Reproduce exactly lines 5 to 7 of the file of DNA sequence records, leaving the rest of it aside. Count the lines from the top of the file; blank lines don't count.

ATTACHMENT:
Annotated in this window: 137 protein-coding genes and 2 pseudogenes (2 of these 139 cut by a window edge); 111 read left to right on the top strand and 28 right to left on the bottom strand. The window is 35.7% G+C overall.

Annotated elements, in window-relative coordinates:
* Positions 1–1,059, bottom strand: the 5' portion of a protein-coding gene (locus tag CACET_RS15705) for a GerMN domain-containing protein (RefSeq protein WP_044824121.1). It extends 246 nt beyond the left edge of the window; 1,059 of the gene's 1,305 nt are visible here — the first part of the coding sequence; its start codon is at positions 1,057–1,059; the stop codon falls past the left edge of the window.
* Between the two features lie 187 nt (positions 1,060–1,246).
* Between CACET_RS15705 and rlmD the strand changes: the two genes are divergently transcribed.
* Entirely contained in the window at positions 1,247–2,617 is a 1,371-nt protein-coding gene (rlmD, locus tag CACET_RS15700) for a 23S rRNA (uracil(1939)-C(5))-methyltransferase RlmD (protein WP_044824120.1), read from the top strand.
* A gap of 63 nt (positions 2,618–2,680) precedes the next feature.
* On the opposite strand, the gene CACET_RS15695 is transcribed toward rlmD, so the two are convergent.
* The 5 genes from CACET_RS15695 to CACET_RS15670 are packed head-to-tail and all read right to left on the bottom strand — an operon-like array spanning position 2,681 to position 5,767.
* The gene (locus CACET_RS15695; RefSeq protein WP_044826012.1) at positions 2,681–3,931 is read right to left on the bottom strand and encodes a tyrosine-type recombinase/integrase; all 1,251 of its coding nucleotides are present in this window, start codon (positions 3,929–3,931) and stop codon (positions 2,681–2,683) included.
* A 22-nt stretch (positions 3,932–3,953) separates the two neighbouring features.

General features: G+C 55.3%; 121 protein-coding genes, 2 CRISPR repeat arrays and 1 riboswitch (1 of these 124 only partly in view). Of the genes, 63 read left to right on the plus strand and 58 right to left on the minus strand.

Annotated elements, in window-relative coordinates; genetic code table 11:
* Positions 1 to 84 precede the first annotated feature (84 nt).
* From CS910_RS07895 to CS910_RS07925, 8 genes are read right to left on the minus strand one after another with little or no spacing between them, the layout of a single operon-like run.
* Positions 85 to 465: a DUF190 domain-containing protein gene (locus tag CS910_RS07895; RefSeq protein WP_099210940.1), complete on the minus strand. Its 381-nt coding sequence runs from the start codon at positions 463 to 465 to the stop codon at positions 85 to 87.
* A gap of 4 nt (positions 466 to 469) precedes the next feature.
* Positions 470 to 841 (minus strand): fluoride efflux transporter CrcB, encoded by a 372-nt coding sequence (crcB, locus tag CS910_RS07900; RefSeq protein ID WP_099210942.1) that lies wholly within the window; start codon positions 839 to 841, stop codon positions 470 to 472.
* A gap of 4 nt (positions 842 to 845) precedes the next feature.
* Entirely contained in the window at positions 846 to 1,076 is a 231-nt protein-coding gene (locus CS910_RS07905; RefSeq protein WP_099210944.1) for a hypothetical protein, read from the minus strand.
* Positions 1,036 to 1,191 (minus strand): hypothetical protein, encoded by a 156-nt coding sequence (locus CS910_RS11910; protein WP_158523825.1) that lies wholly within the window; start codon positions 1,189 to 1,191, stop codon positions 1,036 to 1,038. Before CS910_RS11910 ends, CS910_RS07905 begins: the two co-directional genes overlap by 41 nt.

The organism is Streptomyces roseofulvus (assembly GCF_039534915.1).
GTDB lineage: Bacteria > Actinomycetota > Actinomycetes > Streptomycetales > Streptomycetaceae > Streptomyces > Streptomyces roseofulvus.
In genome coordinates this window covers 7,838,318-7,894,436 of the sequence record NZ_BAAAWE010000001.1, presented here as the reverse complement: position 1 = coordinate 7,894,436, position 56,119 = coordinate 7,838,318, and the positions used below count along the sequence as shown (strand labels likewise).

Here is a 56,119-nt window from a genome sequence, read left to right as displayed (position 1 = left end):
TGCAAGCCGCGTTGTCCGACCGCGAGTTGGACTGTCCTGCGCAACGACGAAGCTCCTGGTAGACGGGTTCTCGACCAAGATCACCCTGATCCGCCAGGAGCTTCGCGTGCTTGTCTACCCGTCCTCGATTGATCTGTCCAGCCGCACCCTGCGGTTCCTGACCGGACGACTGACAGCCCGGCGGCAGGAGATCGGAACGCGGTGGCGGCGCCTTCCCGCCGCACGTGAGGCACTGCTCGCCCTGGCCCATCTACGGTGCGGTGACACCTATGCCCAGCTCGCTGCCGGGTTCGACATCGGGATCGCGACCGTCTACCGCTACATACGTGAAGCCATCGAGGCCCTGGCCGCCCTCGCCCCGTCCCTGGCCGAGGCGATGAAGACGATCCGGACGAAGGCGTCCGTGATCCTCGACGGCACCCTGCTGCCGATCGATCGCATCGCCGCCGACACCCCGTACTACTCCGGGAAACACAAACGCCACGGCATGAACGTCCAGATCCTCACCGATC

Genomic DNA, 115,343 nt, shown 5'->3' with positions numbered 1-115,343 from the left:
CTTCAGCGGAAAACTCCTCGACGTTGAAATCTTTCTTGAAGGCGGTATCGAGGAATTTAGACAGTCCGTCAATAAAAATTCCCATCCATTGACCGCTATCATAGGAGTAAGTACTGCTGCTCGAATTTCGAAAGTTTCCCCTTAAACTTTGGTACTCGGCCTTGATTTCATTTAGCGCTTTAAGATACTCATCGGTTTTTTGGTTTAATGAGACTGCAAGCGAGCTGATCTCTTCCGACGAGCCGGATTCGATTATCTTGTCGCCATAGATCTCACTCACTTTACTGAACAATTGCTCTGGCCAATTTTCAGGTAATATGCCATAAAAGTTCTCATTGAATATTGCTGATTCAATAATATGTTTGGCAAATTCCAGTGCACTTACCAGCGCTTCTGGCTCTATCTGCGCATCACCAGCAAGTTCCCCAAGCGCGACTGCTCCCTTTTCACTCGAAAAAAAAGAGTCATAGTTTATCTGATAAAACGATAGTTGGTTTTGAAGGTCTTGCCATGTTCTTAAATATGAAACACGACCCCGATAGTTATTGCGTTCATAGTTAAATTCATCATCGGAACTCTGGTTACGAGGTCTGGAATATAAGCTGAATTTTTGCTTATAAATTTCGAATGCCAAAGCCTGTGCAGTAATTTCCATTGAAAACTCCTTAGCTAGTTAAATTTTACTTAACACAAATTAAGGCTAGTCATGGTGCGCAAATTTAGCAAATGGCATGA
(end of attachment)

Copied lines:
* Between CACET_RS15705 and rlmD the strand changes: the two genes are divergently transcribed.
* Entirely contained in the window at positions 1,247–2,617 is a 1,371-nt protein-coding gene (rlmD, locus tag CACET_RS15700) for a 23S rRNA (uracil(1939)-C(5))-methyltransferase RlmD (protein WP_044824120.1), read from the top strand.
* A gap of 63 nt (positions 2,618–2,680) precedes the next feature.